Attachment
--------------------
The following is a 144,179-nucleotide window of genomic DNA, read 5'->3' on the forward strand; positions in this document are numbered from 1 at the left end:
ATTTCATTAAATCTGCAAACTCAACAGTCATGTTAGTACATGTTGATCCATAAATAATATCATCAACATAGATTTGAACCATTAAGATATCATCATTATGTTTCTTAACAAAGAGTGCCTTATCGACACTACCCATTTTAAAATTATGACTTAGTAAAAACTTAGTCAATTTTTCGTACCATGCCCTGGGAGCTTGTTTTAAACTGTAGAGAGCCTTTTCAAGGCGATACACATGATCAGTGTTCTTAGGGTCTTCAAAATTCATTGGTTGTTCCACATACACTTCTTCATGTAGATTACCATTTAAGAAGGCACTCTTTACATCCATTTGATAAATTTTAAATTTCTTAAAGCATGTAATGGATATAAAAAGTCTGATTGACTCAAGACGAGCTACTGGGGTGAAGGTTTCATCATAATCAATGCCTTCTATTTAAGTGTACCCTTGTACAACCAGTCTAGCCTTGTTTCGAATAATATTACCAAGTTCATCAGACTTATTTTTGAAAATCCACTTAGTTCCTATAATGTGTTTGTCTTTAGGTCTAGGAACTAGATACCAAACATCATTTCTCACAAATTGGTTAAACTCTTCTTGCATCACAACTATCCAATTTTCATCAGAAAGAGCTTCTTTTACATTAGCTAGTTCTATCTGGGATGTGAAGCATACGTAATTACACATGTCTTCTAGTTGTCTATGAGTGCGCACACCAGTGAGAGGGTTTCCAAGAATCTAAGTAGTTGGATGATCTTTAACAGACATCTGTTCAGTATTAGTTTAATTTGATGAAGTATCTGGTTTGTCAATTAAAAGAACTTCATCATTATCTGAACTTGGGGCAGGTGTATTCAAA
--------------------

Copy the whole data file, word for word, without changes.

The following is a 144,179-nucleotide window of genomic DNA, read 5'->3' on the forward strand; positions in this document are numbered from 1 at the left end:
ATTTCATTAAATCTGCAAACTCAACAGTCATGTTAGTACATGTTGATCCATAAATAATATCATCAACATAGATTTGAACCATTAAGATATCATCATTATGTTTCTTAACAAAGAGTGCCTTATCGACACTACCCATTTTAAAATTATGACTTAGTAAAAACTTAGTCAATTTTTCGTACCATGCCCTGGGAGCTTGTTTTAAACTGTAGAGAGCCTTTTCAAGGCGATACACATGATCAGTGTTCTTAGGGTCTTCAAAATTCATTGGTTGTTCCACATACACTTCTTCATGTAGATTACCATTTAAGAAGGCACTCTTTACATCCATTTGATAAATTTTAAATTTCTTAAAGCATGTAATGGATATAAAAAGTCTGATTGACTCAAGACGAGCTACTGGGGTGAAGGTTTCATCATAATCAATGCCTTCTATTTAAGTGTACCCTTGTACAACCAGTCTAGCCTTGTTTCGAATAATATTACCAAGTTCATCAGACTTATTTTTGAAAATCCACTTAGTTCCTATAATGTGTTTGTCTTTAGGTCTAGGAACTAGATACCAAACATCATTTCTCACAAATTGGTTAAACTCTTCTTGCATCACAACTATCCAATTTTCATCAGAAAGAGCTTCTTTTACATTAGCTAGTTCTATCTGGGATGTGAAGCATACGTAATTACACATGTCTTCTAGTTGTCTATGAGTGCGCACACCAGTGAGAGGGTTTCCAAGAATCTAAGTAGTTGGATGATCTTTAACAGACATCTGTTCAGTATTAGTTTAATTTGATGAAGTATCTGGTTTGTCAATTAAAAGAACTTCATCATTATCTGAACTTGGGGCAGGTGTATTCAAA